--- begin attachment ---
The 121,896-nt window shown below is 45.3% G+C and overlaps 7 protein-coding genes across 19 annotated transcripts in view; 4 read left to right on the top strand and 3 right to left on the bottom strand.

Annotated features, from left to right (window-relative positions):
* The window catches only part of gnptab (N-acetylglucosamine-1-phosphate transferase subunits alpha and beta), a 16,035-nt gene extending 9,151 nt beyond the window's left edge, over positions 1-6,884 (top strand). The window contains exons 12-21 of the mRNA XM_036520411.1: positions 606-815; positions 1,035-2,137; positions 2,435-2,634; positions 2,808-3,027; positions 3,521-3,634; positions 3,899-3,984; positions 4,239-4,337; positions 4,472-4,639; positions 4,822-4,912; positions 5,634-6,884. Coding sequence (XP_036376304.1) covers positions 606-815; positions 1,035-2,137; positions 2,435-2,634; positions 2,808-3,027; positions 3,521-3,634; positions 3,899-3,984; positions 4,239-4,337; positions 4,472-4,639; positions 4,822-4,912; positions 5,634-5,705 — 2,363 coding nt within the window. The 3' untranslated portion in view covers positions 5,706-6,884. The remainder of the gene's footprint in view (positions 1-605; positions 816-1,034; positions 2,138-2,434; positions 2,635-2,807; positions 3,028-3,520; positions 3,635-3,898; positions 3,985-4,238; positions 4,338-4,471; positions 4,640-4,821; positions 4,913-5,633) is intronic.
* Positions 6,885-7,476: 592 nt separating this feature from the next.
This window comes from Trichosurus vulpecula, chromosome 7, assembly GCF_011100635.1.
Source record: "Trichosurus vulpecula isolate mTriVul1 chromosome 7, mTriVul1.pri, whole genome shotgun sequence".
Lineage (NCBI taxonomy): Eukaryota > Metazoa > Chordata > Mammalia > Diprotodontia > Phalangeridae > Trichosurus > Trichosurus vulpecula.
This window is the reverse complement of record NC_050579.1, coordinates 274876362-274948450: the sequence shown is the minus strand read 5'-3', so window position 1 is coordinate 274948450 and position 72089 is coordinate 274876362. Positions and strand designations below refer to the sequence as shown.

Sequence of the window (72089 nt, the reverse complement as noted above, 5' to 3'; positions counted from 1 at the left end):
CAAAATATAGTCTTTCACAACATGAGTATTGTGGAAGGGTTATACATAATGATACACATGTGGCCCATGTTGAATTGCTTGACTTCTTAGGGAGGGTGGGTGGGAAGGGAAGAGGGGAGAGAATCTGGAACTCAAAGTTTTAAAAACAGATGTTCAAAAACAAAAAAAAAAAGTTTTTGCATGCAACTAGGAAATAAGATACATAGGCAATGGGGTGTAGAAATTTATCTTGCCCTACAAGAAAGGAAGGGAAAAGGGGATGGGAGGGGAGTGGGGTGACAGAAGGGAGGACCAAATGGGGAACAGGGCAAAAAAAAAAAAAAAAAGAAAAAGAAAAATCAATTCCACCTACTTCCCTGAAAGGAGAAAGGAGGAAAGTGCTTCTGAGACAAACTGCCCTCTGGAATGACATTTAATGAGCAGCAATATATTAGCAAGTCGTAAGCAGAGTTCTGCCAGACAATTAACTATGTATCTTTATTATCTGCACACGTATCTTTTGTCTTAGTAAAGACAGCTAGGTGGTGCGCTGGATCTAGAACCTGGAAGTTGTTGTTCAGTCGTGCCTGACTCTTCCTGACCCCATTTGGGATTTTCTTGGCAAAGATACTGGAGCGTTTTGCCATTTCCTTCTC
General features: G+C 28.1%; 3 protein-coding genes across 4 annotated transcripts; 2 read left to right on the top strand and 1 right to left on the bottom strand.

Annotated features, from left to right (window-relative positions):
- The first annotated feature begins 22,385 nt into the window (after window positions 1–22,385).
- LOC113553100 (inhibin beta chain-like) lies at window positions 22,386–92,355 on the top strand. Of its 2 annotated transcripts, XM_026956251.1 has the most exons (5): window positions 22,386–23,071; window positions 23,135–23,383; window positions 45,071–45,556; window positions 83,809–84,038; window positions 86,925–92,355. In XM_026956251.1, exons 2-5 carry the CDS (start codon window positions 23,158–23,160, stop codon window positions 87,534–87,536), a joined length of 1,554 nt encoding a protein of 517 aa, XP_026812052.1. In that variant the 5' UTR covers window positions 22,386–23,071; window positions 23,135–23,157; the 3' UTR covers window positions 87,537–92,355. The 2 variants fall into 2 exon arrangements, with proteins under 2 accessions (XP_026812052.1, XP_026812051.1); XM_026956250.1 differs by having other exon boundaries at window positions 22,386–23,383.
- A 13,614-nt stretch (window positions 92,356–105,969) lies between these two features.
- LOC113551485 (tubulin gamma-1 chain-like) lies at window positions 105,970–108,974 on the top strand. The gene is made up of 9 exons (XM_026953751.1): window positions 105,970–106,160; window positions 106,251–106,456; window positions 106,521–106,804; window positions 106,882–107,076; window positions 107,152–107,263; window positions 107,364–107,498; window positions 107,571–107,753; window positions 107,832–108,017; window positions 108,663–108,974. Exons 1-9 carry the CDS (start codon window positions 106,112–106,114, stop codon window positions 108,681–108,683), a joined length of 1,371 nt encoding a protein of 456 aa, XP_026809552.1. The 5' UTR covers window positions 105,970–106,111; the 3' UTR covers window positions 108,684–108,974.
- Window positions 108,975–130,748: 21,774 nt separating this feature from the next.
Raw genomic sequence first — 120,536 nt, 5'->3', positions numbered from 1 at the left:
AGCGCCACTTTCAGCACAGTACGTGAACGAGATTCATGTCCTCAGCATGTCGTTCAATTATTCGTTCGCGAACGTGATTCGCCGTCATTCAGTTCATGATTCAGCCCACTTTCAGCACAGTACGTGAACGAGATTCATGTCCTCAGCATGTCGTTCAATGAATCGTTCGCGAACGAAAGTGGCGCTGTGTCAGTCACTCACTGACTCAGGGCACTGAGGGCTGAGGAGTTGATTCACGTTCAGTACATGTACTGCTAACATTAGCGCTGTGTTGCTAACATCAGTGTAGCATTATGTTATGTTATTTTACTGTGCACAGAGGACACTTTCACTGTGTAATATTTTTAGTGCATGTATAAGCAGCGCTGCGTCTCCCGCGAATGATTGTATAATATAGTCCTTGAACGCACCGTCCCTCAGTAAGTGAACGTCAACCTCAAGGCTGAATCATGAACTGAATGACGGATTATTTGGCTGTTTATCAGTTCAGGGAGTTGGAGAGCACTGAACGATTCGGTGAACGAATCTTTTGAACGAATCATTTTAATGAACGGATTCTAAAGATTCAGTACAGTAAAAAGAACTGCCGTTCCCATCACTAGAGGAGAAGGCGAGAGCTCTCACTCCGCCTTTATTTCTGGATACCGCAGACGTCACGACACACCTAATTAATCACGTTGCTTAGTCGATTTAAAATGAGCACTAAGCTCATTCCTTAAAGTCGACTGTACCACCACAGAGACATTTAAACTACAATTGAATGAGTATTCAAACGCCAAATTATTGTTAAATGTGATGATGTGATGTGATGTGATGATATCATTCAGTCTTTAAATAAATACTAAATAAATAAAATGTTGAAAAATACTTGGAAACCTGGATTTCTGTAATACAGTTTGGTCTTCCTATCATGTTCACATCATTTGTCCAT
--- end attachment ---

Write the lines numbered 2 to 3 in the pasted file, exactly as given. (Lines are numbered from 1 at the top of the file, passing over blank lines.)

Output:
Annotated features, from left to right (window-relative positions):
* The window catches only part of gnptab (N-acetylglucosamine-1-phosphate transferase subunits alpha and beta), a 16,035-nt gene extending 9,151 nt beyond the window's left edge, over positions 1-6,884 (top strand). The window contains exons 12-21 of the mRNA XM_036520411.1: positions 606-815; positions 1,035-2,137; positions 2,435-2,634; positions 2,808-3,027; positions 3,521-3,634; positions 3,899-3,984; positions 4,239-4,337; positions 4,472-4,639; positions 4,822-4,912; positions 5,634-6,884. Coding sequence (XP_036376304.1) covers positions 606-815; positions 1,035-2,137; positions 2,435-2,634; positions 2,808-3,027; positions 3,521-3,634; positions 3,899-3,984; positions 4,239-4,337; positions 4,472-4,639; positions 4,822-4,912; positions 5,634-5,705 — 2,363 coding nt within the window. The 3' untranslated portion in view covers positions 5,706-6,884. The remainder of the gene's footprint in view (positions 1-605; positions 816-1,034; positions 2,138-2,434; positions 2,635-2,807; positions 3,028-3,520; positions 3,635-3,898; positions 3,985-4,238; positions 4,338-4,471; positions 4,640-4,821; positions 4,913-5,633) is intronic.